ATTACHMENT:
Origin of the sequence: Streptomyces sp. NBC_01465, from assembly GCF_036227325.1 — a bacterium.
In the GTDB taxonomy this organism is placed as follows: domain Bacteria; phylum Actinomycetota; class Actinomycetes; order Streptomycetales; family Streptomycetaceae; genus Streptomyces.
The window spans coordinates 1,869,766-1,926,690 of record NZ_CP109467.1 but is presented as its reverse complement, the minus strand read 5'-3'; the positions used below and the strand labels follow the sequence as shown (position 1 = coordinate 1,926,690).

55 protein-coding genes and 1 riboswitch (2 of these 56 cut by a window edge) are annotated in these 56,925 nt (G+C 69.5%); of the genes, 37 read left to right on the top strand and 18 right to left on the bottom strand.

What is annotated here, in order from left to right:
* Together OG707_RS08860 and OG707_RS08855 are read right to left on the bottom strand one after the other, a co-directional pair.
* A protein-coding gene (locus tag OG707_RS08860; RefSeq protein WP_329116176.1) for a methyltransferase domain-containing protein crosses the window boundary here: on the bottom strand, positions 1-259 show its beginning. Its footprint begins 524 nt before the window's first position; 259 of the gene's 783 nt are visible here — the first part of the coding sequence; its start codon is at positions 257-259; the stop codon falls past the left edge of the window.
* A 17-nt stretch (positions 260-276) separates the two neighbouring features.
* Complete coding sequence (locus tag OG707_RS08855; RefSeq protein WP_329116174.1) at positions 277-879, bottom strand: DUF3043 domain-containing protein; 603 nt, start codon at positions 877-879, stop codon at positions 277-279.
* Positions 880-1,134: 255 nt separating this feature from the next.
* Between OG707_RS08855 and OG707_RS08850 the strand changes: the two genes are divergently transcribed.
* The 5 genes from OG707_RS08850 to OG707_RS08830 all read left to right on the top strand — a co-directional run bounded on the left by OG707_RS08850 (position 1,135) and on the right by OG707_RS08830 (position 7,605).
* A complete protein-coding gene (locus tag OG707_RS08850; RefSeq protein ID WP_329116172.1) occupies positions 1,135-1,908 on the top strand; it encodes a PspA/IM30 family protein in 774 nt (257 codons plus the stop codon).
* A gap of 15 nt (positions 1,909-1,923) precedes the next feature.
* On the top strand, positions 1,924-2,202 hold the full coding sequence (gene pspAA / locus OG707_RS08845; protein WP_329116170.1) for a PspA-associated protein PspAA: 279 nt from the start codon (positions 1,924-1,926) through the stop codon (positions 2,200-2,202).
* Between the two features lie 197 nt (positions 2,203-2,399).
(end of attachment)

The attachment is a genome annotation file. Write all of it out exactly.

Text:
Origin of the sequence: Streptomyces sp. NBC_01465, from assembly GCF_036227325.1 — a bacterium.
In the GTDB taxonomy this organism is placed as follows: domain Bacteria; phylum Actinomycetota; class Actinomycetes; order Streptomycetales; family Streptomycetaceae; genus Streptomyces.
The window spans coordinates 1,869,766-1,926,690 of record NZ_CP109467.1 but is presented as its reverse complement, the minus strand read 5'-3'; the positions used below and the strand labels follow the sequence as shown (position 1 = coordinate 1,926,690).

55 protein-coding genes and 1 riboswitch (2 of these 56 cut by a window edge) are annotated in these 56,925 nt (G+C 69.5%); of the genes, 37 read left to right on the top strand and 18 right to left on the bottom strand.

What is annotated here, in order from left to right:
* Together OG707_RS08860 and OG707_RS08855 are read right to left on the bottom strand one after the other, a co-directional pair.
* A protein-coding gene (locus tag OG707_RS08860; RefSeq protein WP_329116176.1) for a methyltransferase domain-containing protein crosses the window boundary here: on the bottom strand, positions 1-259 show its beginning. Its footprint begins 524 nt before the window's first position; 259 of the gene's 783 nt are visible here — the first part of the coding sequence; its start codon is at positions 257-259; the stop codon falls past the left edge of the window.
* A 17-nt stretch (positions 260-276) separates the two neighbouring features.
* Complete coding sequence (locus tag OG707_RS08855; RefSeq protein WP_329116174.1) at positions 277-879, bottom strand: DUF3043 domain-containing protein; 603 nt, start codon at positions 877-879, stop codon at positions 277-279.
* Positions 880-1,134: 255 nt separating this feature from the next.
* Between OG707_RS08855 and OG707_RS08850 the strand changes: the two genes are divergently transcribed.
* The 5 genes from OG707_RS08850 to OG707_RS08830 all read left to right on the top strand — a co-directional run bounded on the left by OG707_RS08850 (position 1,135) and on the right by OG707_RS08830 (position 7,605).
* A complete protein-coding gene (locus tag OG707_RS08850; RefSeq protein ID WP_329116172.1) occupies positions 1,135-1,908 on the top strand; it encodes a PspA/IM30 family protein in 774 nt (257 codons plus the stop codon).
* A gap of 15 nt (positions 1,909-1,923) precedes the next feature.
* On the top strand, positions 1,924-2,202 hold the full coding sequence (gene pspAA / locus OG707_RS08845; protein WP_329116170.1) for a PspA-associated protein PspAA: 279 nt from the start codon (positions 1,924-1,926) through the stop codon (positions 2,200-2,202).
* Between the two features lie 197 nt (positions 2,203-2,399).